At the Jamia Naeemia in Lahore, ousted prime minister Nawaz Sharif was commemorating the Taliban’s suicide attack on madrassa founder Mufti Muhammad Hussain Naeemi when a shoe was thrown at him. The shoe missed his face and hit his shoulder. A second shoe was also aimed at him but missed. A third shoe was yet to be thrown when the offender was arrested. All three attackers were screaming slogans in favor of blasphemy-killer Mumtaz Qadri, Namoos-e-Risalat (honor of Islam’s Prophet) and Khatm-e-Nabuwwat (Finality of Islam’s Prophet). No one missed the point that the attackers were briefed by Tehreek Labbaik Ya Rasool Allah that held a most violent sit-in protest last year against the ruling party’s role in “amending the Finality-of-Prophethood oath of lawmakers.”
The Pakistan Muslim League (Nawaz), according to its leaders, is in the crosshairs of the opposition and some state institutions, but the new element in this roll-call is the addition of the hitherto rather tame Barelvi school of thought. In the past, when the Taliban targeted the PMLN, the Barelvis stood by it. (That’s why Nawaz Sharif had gone to Jamia Naeemia.) Tragically the Barelvis too have been inducted into the terrorist brigade borne of the new political order in Pakistan. The PMLN is vulnerable to this religious phenomenon. When the Sargodha-based Sialvi shrine revolted against it on the question of the oath, some defections within the party worried the top leadership.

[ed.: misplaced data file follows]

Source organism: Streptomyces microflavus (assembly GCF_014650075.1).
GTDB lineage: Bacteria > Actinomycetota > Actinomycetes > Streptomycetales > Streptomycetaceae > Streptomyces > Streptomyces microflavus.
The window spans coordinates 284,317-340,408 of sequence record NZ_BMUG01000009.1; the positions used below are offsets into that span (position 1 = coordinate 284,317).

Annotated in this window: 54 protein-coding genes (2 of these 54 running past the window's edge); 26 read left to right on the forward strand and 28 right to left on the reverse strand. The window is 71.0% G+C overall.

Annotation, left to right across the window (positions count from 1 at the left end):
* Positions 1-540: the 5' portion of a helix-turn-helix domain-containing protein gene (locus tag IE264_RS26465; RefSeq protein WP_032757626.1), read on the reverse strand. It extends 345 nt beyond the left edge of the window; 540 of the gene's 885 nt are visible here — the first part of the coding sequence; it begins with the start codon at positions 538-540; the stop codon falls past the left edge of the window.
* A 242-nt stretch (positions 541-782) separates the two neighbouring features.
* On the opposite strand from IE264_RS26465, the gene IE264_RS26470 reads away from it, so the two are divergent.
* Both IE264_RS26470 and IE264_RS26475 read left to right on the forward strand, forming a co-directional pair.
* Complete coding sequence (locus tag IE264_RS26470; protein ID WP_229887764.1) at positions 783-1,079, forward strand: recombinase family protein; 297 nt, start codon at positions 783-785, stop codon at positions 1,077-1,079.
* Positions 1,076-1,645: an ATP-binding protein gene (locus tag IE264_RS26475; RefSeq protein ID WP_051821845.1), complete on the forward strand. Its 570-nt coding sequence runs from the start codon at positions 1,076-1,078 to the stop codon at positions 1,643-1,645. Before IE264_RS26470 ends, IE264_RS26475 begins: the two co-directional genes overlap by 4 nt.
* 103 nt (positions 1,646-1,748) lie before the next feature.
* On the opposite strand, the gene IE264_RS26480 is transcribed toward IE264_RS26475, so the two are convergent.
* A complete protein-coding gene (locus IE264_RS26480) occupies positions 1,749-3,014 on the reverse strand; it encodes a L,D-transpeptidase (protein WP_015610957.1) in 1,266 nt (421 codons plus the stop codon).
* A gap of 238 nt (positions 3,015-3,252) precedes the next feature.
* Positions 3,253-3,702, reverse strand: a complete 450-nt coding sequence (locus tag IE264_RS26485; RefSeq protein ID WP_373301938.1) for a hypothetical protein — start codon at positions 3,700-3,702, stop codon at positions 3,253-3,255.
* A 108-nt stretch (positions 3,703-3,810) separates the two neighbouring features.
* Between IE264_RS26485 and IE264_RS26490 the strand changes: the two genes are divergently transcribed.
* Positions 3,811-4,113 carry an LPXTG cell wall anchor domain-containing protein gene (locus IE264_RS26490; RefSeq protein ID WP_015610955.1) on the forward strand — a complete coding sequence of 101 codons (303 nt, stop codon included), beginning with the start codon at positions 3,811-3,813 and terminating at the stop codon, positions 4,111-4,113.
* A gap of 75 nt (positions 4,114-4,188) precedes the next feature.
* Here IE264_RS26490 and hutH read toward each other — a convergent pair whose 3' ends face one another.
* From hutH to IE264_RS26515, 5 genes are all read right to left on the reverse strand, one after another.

Last year’s Faizabad “dharna” has changed the faith landscape. The emerging power is Labbaik, which is luring peaceful seminarians away from the tame shrines and teaching them violence. Since the Barelvis form a majority of the faith, this development doesn’t bode well for the future of the state. Labbaik has already fielded its candidates in by-elections and gotten more seats than the established PPP across Punjab. Its leader Khadim Husain Rizvi, wanted by an Anti-Terrorism Court, is absconding. He is typically able to plan and execute acts of violence like Aiman al-Zawahiri of Al Qaeda, who is supposed to be hiding somewhere in the border regions between Pakistan and Afghanistan.